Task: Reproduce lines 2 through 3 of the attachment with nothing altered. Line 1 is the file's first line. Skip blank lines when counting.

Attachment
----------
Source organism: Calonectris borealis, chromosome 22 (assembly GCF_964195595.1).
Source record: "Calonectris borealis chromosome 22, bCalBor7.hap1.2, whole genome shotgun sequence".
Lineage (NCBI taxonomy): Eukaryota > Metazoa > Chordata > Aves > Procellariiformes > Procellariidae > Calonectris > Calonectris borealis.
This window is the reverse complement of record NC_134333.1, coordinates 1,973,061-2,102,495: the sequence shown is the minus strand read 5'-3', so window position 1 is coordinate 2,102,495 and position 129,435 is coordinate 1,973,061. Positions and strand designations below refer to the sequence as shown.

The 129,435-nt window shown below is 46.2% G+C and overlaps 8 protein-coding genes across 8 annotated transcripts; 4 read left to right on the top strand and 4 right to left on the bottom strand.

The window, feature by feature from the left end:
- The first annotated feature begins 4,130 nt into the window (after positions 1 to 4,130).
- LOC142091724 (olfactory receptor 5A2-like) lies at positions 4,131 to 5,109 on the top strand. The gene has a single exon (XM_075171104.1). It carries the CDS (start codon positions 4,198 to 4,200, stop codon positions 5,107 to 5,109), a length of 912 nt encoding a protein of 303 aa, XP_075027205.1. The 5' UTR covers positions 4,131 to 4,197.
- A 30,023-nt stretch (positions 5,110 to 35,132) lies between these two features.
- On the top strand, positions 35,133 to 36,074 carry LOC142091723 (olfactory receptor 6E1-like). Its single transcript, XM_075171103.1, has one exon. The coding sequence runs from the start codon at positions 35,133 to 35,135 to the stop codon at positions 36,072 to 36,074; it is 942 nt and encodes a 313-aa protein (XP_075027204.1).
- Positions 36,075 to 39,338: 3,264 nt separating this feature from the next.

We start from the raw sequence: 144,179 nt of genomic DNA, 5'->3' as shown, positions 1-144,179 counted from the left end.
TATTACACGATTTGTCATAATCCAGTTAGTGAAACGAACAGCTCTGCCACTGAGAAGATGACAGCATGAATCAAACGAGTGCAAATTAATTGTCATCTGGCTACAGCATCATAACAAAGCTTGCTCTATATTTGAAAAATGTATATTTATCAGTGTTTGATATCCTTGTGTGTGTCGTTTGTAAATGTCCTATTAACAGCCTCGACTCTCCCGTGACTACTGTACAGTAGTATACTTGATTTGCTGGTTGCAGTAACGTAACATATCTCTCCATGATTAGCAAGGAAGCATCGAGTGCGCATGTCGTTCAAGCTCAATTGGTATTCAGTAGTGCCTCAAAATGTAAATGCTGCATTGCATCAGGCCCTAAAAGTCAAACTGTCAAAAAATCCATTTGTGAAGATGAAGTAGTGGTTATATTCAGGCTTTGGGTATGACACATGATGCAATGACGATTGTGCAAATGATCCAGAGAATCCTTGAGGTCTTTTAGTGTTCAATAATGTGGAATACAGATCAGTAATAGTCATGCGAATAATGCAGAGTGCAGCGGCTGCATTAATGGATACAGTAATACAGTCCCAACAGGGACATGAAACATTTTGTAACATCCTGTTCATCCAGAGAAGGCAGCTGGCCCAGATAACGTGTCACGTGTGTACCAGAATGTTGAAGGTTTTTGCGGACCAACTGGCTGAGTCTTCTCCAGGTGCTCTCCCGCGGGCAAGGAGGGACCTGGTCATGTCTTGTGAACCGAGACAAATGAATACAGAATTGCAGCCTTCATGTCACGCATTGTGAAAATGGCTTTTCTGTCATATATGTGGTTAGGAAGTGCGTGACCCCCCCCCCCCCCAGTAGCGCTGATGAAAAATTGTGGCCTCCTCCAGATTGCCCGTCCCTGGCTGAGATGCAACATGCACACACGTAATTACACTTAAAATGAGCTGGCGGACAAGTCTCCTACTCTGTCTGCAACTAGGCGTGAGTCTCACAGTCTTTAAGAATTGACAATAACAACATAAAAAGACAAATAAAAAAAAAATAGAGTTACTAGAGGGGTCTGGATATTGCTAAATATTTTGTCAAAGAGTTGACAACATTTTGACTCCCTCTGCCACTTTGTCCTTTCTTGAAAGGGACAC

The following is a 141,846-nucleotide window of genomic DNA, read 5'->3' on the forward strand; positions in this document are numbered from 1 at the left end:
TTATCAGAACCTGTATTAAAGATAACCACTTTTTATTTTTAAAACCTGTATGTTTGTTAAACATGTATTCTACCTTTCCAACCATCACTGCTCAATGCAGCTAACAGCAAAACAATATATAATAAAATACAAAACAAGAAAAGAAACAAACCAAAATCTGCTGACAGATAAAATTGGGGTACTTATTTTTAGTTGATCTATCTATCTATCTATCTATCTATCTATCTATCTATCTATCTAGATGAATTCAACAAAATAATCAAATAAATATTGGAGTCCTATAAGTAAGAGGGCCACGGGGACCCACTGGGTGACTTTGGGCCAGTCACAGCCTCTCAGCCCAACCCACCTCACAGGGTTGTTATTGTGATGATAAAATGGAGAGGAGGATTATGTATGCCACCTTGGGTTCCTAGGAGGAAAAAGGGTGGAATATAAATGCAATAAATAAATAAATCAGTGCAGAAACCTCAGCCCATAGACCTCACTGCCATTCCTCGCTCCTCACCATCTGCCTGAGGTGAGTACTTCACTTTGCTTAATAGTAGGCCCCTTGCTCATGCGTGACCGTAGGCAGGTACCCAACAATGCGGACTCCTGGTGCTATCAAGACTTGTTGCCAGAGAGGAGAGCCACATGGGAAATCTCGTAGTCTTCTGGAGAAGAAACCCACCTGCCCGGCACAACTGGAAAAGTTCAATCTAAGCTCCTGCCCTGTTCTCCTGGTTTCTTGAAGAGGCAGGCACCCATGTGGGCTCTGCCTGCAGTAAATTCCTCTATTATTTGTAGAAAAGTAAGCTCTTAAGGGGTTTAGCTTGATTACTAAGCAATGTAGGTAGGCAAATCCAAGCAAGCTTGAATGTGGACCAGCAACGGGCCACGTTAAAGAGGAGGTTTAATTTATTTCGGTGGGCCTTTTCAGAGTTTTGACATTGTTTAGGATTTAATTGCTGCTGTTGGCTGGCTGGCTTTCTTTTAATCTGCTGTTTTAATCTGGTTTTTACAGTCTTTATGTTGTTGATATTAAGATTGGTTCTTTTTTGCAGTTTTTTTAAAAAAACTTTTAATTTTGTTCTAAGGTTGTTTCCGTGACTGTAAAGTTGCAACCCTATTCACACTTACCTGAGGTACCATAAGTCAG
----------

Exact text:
Source record: "Calonectris borealis chromosome 22, bCalBor7.hap1.2, whole genome shotgun sequence".
Lineage (NCBI taxonomy): Eukaryota > Metazoa > Chordata > Aves > Procellariiformes > Procellariidae > Calonectris > Calonectris borealis.